by Beth Cook, Mammoth Cave Transplants
What is the pH level of your soil? Did you know that the pH level greatly affects the fertility of soil and quality of plant growth? If you plan on growing a bountiful harvest of delicious vegetables, soil pH is an important factor to know; it measures the degree of acidity or alkalinity of your soil, both of which are vital to the health of your plants.
Each influences the availability of essential nutrients in the soil. To truly know your levels, a soil test is needed. Contact your county extension agent for more details. The pH scale has 14 units and is centered on 7, which is neutral. Levels below 7 are considered in the acidic range; readings above 7 are alkaline. Soil nutrients are at their optimum availability in the range between 6 and 7. Most plants grow best in this range, although some type of plant growth can take place anywhere between 3.5 and 10.
Acidic soils are common in areas with abundant rainfall, especially east of the Mississippi and the Pacific Northwest; pockets of acidic soil can occur in other places. In acidic soils, nutrients dissolve slowly or not at all. Critical plant nutrition is locked up in insoluble mineral compounds that plants cannot utilize.
Fertilizer is of little use in acidic soils because it cannot be absorbed. To correct high acidic levels in soil, add ground agricultural limestone (Lime); try to keep to manufacturer recommendations. The limestone replaces the calcium and magnesium in the soil that rain washes away; it effectively raises the pH of acidic soil.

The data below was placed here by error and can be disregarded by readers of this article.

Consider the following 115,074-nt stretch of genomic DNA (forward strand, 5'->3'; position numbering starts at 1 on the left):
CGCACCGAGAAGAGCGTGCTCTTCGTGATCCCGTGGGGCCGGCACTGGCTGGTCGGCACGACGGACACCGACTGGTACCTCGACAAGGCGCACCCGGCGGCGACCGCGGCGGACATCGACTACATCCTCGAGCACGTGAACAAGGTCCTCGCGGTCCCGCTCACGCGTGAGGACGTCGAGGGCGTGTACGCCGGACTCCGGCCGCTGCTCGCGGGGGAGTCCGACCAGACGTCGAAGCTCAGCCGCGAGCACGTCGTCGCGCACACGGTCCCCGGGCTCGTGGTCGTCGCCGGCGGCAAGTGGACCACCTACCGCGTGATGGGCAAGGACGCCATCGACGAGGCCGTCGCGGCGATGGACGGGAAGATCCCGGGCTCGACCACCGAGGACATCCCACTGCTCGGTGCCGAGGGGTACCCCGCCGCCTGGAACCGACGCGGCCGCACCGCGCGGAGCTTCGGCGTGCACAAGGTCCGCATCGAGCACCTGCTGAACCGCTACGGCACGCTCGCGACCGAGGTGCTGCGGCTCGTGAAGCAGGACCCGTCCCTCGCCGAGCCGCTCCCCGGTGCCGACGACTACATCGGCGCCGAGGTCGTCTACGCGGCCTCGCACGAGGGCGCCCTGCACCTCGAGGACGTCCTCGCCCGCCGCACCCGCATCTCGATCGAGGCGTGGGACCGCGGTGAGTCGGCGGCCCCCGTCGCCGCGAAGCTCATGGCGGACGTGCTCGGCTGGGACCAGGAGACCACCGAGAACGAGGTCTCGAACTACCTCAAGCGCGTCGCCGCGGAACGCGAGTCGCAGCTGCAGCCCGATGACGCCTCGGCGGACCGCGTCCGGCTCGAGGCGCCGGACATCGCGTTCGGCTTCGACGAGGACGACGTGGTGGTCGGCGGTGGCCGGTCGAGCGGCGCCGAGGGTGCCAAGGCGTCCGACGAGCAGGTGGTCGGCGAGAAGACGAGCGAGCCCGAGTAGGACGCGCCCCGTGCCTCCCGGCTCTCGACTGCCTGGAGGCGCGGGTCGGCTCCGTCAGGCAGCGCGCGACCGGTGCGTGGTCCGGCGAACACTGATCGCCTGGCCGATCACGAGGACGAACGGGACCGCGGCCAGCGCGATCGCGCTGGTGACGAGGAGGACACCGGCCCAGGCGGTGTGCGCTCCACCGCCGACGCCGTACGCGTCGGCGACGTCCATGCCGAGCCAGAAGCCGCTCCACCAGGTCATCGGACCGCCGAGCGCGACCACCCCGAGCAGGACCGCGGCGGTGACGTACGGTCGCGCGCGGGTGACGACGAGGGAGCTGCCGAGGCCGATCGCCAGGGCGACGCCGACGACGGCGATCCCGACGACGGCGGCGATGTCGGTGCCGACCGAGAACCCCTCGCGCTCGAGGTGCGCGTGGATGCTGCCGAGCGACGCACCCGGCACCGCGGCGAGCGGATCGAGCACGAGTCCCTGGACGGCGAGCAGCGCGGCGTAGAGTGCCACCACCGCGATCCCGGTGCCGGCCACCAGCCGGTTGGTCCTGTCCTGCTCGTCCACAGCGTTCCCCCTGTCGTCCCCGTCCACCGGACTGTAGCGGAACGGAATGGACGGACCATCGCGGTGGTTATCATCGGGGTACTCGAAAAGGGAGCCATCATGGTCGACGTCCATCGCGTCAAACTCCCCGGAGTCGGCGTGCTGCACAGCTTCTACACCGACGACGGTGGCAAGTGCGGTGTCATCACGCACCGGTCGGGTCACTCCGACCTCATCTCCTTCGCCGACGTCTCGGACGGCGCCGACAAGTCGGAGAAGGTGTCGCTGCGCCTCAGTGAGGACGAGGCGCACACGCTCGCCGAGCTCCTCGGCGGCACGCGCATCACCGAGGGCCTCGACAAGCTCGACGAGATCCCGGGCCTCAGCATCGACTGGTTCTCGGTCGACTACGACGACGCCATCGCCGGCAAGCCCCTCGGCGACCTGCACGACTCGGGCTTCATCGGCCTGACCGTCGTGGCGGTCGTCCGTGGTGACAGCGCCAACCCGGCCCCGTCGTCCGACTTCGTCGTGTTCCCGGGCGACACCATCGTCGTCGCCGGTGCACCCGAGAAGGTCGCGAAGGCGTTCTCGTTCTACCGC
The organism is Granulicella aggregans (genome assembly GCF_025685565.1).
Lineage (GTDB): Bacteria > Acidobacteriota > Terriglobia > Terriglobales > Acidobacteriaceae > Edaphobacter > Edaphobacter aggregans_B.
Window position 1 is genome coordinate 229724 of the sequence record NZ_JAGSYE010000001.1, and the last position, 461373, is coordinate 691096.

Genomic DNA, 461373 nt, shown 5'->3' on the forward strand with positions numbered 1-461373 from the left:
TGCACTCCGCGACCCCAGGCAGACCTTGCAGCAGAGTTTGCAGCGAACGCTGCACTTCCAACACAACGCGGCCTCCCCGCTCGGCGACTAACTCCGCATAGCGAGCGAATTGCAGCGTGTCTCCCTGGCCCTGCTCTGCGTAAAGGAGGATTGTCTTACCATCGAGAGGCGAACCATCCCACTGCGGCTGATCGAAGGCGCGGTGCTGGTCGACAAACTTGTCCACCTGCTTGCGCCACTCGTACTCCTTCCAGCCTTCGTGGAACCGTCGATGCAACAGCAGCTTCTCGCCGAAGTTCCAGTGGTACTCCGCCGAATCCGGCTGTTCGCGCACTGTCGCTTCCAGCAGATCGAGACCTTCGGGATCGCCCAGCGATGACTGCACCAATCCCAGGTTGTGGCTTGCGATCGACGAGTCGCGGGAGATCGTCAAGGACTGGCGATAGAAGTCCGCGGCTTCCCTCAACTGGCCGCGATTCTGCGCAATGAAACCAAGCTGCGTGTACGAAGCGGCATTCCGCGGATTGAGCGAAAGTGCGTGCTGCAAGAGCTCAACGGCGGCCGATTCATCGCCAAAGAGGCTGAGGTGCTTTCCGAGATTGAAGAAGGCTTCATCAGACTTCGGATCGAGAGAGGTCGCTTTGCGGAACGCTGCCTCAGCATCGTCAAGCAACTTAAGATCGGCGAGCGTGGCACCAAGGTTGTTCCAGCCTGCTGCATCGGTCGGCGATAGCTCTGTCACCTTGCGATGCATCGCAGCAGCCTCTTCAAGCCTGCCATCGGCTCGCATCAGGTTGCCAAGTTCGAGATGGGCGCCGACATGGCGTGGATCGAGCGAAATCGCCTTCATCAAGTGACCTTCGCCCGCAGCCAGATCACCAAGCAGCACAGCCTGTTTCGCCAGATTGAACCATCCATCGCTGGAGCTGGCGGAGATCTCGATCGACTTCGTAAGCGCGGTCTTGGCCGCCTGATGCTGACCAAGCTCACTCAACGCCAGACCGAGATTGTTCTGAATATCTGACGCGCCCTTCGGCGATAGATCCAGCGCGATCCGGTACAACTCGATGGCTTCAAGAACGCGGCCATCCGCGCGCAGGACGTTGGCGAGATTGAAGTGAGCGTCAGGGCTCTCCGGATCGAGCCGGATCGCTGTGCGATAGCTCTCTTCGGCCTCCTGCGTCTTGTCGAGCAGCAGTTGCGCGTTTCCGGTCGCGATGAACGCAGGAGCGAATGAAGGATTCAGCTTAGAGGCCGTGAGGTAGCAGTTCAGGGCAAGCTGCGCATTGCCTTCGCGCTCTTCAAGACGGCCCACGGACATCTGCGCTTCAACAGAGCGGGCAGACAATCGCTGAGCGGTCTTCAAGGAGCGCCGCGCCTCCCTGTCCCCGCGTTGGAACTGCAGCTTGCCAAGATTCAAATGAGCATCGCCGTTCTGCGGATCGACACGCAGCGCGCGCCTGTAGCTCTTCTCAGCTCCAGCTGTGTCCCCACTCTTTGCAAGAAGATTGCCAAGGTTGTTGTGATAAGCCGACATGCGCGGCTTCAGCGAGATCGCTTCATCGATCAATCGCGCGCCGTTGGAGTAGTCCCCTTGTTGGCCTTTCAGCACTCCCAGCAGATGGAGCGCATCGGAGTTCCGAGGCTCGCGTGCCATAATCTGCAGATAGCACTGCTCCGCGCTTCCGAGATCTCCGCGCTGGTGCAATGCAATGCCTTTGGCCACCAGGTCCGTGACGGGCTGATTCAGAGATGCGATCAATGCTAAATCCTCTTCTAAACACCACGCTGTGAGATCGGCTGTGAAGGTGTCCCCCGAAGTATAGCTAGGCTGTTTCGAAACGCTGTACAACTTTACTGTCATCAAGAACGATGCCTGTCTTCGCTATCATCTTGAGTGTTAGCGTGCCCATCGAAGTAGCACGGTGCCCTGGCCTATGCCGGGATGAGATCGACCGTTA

Also try keeping the soil amended with large amounts of organic matter to help increase the soil’s buffering capacity (ability of the soil to resist a change in the pH) and the plants ability to tolerate levels of acidity. Plants grown in acidic soils have weak, shallow root systems, making it more difficult for the plants to take up the needed nutrients and water in the soil. This leads to a less vigorous plant and decreased production. Acidic soil can also cause abnormal leaf color, an increase in disease, and robust weeds that are more tolerant of acidic soils.
One large result is tomato blossom end rot. By reducing your fertilizer, especially nitrogen, and adding lime to your garden will help. But if you add lime now to your garden in the Spring, hold off on fertilizing, to make sure and not counteract your efforts. The optimum time to add lime to your garden is in the fall. However there are several plants that may need a more acidic soil to be at their best, such as blueberries, azaleas, rhododendrons, hydrangeas, camellias, foxgloves, bleeding hearts. With these you may need to add more acid to these plants by special plant food.
As it is important for us as humans to “know our numbers” to stay healthy, it is important to know your soils numbers to keep your plants healthy.
~A gardener learns more in the mistakes than in the successes - Barbara Dodge Borland~
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